What is it like to work as an RN in a nursing home?

  1. I am very interested in working in geriatrics but want to know the REAL SCOOP from those who are out there doing it. All I hear is the negative, which is fine, if it is all there is out there . . . I would like to hear horror stories as well as anything good as well to get the big picture. Want to be prepared, you know?
    Also, which do you do more of: hands-on work, paperwork, or more supervisory work as an RN in nursing homes? THANKS!

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    Irene
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  2. 4 Comments

  3. by   jkh
    I've worked in long term care for 17 years, 9 as a nurse. I've worked as a staff nurse and as a medicare coordinator an assistant director of nursing. When I was burned out on paperwork as ADON I Returned to staff nursing, which does also have a lot of paperwork. there is daily documentation and if you work in a skilled facility which means Medicare there is even more more paperwork for those residents.

    Extra paperwork comes if someone falls or

    something. (Figure out why the fall occurred and prevent from happening again) Sometimes you do spend so much time with paperwork it takes from resident care. You do need to supervise the CNAs and know where they are and what they are doing while you are doing your job. You will be working short staffed and extra hours. They won't schedule over 40 so you always have a choice to say yes or no. Even as a nurse I have worked all 3 shifts as a CNA and a nurse and more overtime that I want. Why do I do it? You also get to know the residents and families, you will have your favorites and they will get to know you and you will be someones favorite nurse. You will get thank-yous and hugs in between the swearing hits and kicks (which is MORE paperwork when some has a behavior problem) Through your nursing skills, interventions and care you will watch a dependent resident become independent. You need good assessment skills and knowledge of the chronic disease process and monitor if it becomes acute and sometimes argue with a doctor to give an aggressive enough intervention. I could go on forever with both the good and the bad I hope this helps you decide on geriatrics and you love it as much as I do. Good luck!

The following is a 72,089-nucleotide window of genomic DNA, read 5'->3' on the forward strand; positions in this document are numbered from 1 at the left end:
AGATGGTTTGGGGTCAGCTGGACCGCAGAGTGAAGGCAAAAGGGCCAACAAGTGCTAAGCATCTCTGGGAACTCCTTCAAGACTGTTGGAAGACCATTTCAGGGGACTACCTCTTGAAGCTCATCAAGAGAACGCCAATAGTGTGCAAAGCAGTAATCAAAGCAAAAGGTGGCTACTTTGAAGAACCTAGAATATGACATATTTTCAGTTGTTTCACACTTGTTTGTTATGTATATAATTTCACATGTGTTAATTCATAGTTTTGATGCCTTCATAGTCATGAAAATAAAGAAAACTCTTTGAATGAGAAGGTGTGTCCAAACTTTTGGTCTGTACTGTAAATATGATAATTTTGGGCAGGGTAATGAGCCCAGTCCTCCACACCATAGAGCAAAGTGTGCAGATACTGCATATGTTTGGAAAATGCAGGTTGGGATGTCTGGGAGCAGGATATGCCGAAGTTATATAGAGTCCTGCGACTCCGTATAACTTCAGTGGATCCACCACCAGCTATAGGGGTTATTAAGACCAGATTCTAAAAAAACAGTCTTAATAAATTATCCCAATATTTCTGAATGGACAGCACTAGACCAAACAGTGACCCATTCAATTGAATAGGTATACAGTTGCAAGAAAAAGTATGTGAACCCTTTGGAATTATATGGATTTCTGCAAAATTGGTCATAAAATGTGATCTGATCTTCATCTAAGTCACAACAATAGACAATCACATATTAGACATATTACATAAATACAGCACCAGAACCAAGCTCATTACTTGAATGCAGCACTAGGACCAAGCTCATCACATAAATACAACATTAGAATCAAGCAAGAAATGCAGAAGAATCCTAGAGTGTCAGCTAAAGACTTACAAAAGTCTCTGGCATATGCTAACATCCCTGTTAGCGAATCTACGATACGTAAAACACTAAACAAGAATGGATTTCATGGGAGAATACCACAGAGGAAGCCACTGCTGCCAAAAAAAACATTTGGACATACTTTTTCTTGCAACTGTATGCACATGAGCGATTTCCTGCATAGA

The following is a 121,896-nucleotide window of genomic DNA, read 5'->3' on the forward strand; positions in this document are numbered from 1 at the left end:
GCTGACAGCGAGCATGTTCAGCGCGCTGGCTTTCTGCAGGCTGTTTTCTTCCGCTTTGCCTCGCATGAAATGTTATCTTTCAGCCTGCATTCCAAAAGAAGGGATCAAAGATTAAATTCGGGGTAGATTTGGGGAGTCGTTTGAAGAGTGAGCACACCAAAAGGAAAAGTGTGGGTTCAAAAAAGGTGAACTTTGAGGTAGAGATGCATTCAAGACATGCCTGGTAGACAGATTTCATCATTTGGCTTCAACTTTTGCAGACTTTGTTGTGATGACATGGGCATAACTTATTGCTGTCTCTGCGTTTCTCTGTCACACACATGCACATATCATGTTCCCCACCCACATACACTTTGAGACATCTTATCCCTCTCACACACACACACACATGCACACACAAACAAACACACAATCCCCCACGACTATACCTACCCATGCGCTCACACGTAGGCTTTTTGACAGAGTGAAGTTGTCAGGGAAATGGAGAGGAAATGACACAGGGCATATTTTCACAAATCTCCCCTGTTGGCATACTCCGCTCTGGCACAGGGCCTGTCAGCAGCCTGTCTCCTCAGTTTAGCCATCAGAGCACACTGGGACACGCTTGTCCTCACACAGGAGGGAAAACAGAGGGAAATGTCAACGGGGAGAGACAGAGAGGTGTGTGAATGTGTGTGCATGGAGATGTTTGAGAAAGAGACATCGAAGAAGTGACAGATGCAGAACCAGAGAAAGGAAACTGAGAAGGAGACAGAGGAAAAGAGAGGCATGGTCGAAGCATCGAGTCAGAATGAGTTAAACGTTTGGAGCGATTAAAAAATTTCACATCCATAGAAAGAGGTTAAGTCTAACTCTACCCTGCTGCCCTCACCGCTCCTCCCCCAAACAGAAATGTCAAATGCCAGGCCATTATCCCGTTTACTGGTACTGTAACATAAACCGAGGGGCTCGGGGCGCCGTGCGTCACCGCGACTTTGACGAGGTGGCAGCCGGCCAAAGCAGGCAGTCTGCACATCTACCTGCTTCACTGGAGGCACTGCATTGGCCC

4. by   iamme8557
    Nursing home nursing can be very rewarding, especially if you happen to find a really good nursing home.
    I started out as an aid in 1975, back when there was not certification....just a week or two of following another aid who had been there for a bit longer than me. Baths, enemas, feeding, transfering....they didnt seem as sick back then.
    As an RN, I do work nursing homes occasionally for agency for extra money. If you like to deal with the same people everyday and the same problems and would like the chance to really get to know those you are caring for then you will like nursing home nursing.
    I went to nursing school with a good friend, we really complimented each other in school. Always looking for a challenge, always done with patient care and able to help other fellow students or help the staff with menial things or the "really good stuff" they saved for us cuz we did the menial stuff last time or earlier.
    She is a nursing home adminstrator in California, I am a critical care/flight nurse in Pennsylvania.
    Guess the challenge is what you make of it.
    Go for what is your direction and seize the moment.
    Good luck
    Deanna